The EOCO Adventure, Matters Arising
The story about the Economic And Organised Crime Office (EOCO) and the operation it carried out at the Electoral Commission (EC) was as dramatic as it was seismic under the circumstances.
It made the headlines because of the foregone attributes. It is a subject which has prompted the intervention of lawyers with varied interpretations all of which, unfortunately, were anything but complimentary of the action.
It is a hydra-headed subject; its EC links making it even murkier and exposing an anomaly which must be addressed so the continuing breach of the constitution can be halted.
As an agency reporting directly to the Attorney-General (AG), the action which we have learnt had all the trappings of somebody manipulating the system to his advantage, has posted legal shortcomings and therefore not commensurate with its status as a specialized agency which should be strong enough to ward off avoidable interferences from interest personalities or even outfits.
Being the first time that such a breach occurred, we are not pushing for any form of sanction against the agency but rather exposing a serious aberration with a view to avoiding a future recurrence. Suffice it to point out though that appointees should steer clear of the agency so that it can deliver upon its mandate and avoid such image denting adventures.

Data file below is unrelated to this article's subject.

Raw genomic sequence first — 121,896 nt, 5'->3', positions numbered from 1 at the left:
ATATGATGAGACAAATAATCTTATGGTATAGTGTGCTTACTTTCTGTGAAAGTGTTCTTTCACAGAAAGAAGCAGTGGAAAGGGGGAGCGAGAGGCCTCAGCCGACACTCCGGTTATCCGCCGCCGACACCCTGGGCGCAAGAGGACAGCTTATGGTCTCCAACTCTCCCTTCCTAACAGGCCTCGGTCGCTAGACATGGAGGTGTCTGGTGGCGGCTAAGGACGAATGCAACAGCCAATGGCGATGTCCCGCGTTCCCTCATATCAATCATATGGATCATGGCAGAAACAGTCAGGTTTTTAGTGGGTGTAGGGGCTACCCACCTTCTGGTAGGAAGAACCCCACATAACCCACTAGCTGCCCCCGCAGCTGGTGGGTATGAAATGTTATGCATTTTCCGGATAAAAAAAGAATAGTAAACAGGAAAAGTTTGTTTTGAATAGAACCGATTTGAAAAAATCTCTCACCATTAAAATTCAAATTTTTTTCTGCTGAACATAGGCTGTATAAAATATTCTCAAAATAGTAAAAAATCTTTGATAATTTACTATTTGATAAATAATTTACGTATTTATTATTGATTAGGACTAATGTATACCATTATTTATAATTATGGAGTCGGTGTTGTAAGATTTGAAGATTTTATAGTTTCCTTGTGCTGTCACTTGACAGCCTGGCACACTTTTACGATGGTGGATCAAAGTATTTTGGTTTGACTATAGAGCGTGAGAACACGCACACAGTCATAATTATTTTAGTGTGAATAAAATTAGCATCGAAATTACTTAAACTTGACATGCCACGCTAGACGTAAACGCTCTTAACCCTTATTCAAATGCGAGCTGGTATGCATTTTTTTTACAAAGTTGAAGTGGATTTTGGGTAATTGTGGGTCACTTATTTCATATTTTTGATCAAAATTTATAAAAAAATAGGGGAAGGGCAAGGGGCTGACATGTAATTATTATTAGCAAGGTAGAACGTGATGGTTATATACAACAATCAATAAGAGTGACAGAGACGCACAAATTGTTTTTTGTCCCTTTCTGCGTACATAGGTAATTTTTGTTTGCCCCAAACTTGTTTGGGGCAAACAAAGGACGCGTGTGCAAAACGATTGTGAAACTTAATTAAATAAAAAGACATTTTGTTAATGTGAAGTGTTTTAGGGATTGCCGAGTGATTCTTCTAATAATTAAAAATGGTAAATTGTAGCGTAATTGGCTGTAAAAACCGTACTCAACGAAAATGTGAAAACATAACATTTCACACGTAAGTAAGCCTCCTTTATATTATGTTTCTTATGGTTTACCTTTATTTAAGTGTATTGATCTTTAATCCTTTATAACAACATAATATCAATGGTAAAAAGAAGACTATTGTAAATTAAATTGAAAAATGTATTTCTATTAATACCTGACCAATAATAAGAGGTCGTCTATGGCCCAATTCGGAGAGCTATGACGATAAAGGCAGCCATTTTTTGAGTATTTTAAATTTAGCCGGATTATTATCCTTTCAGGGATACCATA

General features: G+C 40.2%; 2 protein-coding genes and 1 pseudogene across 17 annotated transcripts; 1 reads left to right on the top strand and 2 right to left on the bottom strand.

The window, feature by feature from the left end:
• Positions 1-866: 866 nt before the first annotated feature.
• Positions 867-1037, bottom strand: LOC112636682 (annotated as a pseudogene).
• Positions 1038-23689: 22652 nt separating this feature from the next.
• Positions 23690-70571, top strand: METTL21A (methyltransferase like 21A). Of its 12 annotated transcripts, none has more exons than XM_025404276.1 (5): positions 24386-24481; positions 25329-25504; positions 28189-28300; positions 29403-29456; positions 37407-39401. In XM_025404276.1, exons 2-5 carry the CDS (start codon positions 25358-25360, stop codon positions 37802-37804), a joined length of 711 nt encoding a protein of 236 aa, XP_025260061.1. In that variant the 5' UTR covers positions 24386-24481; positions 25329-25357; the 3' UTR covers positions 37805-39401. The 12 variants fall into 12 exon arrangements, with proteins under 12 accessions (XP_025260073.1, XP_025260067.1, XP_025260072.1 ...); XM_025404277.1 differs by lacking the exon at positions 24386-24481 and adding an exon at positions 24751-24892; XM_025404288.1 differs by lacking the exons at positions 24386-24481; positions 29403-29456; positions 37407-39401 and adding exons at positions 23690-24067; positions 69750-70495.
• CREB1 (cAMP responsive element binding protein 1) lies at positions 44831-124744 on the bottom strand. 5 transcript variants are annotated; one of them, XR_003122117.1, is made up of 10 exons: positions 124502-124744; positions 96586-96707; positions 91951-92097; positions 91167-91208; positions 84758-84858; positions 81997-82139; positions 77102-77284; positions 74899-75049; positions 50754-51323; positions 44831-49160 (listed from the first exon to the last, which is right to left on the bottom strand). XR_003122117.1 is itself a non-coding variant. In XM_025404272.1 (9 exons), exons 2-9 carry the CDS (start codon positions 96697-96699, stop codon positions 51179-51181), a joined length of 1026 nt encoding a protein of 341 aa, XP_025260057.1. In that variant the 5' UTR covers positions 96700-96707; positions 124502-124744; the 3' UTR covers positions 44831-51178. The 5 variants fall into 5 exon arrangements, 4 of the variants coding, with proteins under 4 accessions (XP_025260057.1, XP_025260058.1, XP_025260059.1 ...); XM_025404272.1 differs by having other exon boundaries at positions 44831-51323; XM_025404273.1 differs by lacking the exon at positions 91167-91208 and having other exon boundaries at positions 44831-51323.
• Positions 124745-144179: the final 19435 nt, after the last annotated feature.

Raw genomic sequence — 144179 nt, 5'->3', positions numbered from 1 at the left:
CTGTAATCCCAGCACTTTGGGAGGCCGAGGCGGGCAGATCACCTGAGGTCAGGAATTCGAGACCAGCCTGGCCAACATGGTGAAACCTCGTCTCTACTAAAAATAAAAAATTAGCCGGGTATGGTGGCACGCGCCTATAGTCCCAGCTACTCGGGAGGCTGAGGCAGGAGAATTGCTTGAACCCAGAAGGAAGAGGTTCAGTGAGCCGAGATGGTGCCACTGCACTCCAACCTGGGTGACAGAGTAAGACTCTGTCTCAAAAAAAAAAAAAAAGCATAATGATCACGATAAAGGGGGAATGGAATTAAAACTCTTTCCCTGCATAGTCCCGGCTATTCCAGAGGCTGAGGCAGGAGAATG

The hullabaloo which greeted the action is one still fresh in our memories and warrant elaboration: the President would not condone such breaches especially when they are committed by his appointees; his strict adherence to the constitution an obsession.
Those entrusted with the task of managing agencies of this status should do well to avoid such scenarios by standing up to the manipulative inclination of appointees who abuse their proximity to the corridors of power to do things which would not inure to the good of the image of the government.
When the EOCO boss stands its grounds in matters which border on breaches, he would have sent a strong signal that he does not brook nonsense because after all, he is answerable only to the Attorney General and not to any of the appointees on the corridors of power.
We have taken note of the strides made by the anti-graft agency since the current Executive Director was given the baton of office to manage the place. The Georgina Opoku Amankwaah imbroglio was just not good.
Without seeking to delve into the matter before the Chief Justice's empanelled committee probing the EC we lest we are contemptuous of it, we wish to point out, however, that the current state of the election managing body is a sore requiring urgent treatment.
Almost now a laughing stock, the commission is in breach of its constitutional standards requiring that it holds a meeting every couple of months. Since it was dragged into its current state of lethargy, as it were, nothing seems to be working there.
The long term effect of the spanners in the wheels of the commission, as is the case now, is obvious.